“We changed the name to MeCad Systems – short for Mechanical Engineering CAD Systems – in 1987 when we took on the MasterCAM agency for South Africa. We sold our first package to Dorbyl Venco and we were on the road.”
“It was not until 1993 that we became involved in the sheetmetal nesting programme that we developed. Macsteel VRN was running 14 machines cutting various sizes of plate and sheet. They had huge wastage because they did not have any nesting programme. There were 13 people in the drawing office, each with a basic version of AutoCAD, and they were trying to make programmes, and trying to keep these machines going using a DXF system – a very inefficient way of working – very manual and very time consuming. They kept breaking down.”
Then one day, while he was driving…
“I was continually thinking about this – how I could solve the problem for them,” TerreBlanche recalls. “Then one day, I was driving, and I came up with the idea of sorting, because there are different kinds of sorting algorithms. I thought about formulating many parts on a (metal) sheet in an efficient way, not just as a sorting problem. I had a guy that was with me then on the staff and I explained the basic algorithm, how I wanted it to function, and the mathematics. He made a prototype that was very impressive, which I then took back to the company and this time they were very interested.”
“They provided a list of additional functions they needed, and we included those functions, and they were our very first customers. Once we had that company, we went to other companies, they bought the software, and we got some traction.”
“We named the software SigmaNest but we did not sell our first package to Macsteel VRN. It didn’t fly with the company’s powers-that-be because they wanted it to be automatic. Laser Cut Varios was the brave company that purchased the first package. But once they (Macsteel VRN) had purchased the package and were reaping the benefits word soon got around to the other sheet metal companies.”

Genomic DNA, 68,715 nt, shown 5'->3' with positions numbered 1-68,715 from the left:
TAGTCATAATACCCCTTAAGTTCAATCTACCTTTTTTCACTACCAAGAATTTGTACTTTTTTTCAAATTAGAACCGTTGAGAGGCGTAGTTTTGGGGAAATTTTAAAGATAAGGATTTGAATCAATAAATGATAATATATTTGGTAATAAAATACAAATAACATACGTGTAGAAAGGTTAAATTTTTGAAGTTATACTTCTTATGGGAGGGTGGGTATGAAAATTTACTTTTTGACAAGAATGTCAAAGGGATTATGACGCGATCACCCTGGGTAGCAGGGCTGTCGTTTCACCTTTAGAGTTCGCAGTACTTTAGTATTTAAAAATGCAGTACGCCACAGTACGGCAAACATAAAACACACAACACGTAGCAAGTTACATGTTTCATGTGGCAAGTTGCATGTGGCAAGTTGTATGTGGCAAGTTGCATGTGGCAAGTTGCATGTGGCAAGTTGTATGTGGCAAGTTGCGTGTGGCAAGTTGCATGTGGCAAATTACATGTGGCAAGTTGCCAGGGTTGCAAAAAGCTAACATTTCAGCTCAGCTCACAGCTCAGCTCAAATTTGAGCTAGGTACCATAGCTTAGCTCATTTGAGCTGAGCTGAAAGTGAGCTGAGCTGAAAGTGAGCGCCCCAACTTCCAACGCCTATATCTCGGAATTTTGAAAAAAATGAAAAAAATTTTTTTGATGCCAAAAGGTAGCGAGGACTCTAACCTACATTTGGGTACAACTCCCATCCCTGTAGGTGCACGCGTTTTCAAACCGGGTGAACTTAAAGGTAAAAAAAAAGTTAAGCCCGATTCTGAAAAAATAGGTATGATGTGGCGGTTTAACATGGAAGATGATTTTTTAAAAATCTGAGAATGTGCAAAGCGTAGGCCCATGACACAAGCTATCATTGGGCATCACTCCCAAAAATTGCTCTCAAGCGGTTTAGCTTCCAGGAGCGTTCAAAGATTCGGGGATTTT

“I then decided to move to the US to market the SigmaNest software as I realised that there would be huge potential. SigmaTEK was established in 1993 in Seattle,” TerreBlanche continued.
“Up to this point, I had different companies, but in 1993, when this algorithm seemed promising, I started SigmaTEK. We started showing our software around, and it was very well received.”
By 1996, SigmaTEK had grown to such a point that Seattle was no longer the best site for the company, and TerreBlanche and his team decided they needed to find a more central location. They chose Cincinnati.
“It’s a place of high technology in manufacturing,” says TerreBlanche, with a nod to Cincinnati’s Milacron, General Electric and other major players in the manufacturing industry, and the University of Cincinnati’s wealth of engineering talent.
“Those things have not been a disappointment, if not underestimated,” he notes.
Don’t blame the robots
According to TerreBlanche, SigmaTEK has “a big agenda” for releasing new products by the end of year, all aimed at making what he describes as the “scarce” workforce more efficient, further revolutionising the fabrication and sheet metal nesting software business.
“These people are hard to find because of a lack of skilled manufacturing talent. So, we need to make the most of our people using robotics and automation. People say robots will take jobs, but the US is about sixth or seventh on the list of robots operating per manufacturing worker in the world. We must be careful not to blame robots as the problem. We have a lot of innovators and entrepreneurs, and a very competitive spirit in the US.”
“And in our sheet metal and metal fabrication industry, we do have an advantage in that products are heavy and big and not easy to off-shore – think semi-trailers, railway cars, Caterpillar tractor frames and other agricultural machinery, mining machinery, cranes, bucket trucks – provided we produce these things efficiently,” he continues.
SigmaTEK’s fearless founder’s faith in the future of the manufacturing industry here remains steady, but that sanguine spirit is contingent upon a couple of factors.
“We cannot compete with salaries, but we can compete through innovation and automation. The only way the United States can continue to compete in manufacturing is by embracing SigmaTEK’s type of technology to make the best of raw material, to leverage in-company technical talent to the max,” TerreBlanche concludes.
“In other words, we must give manufacturers the best tools to be as productive as possible, to facilitate production of this kind of product.”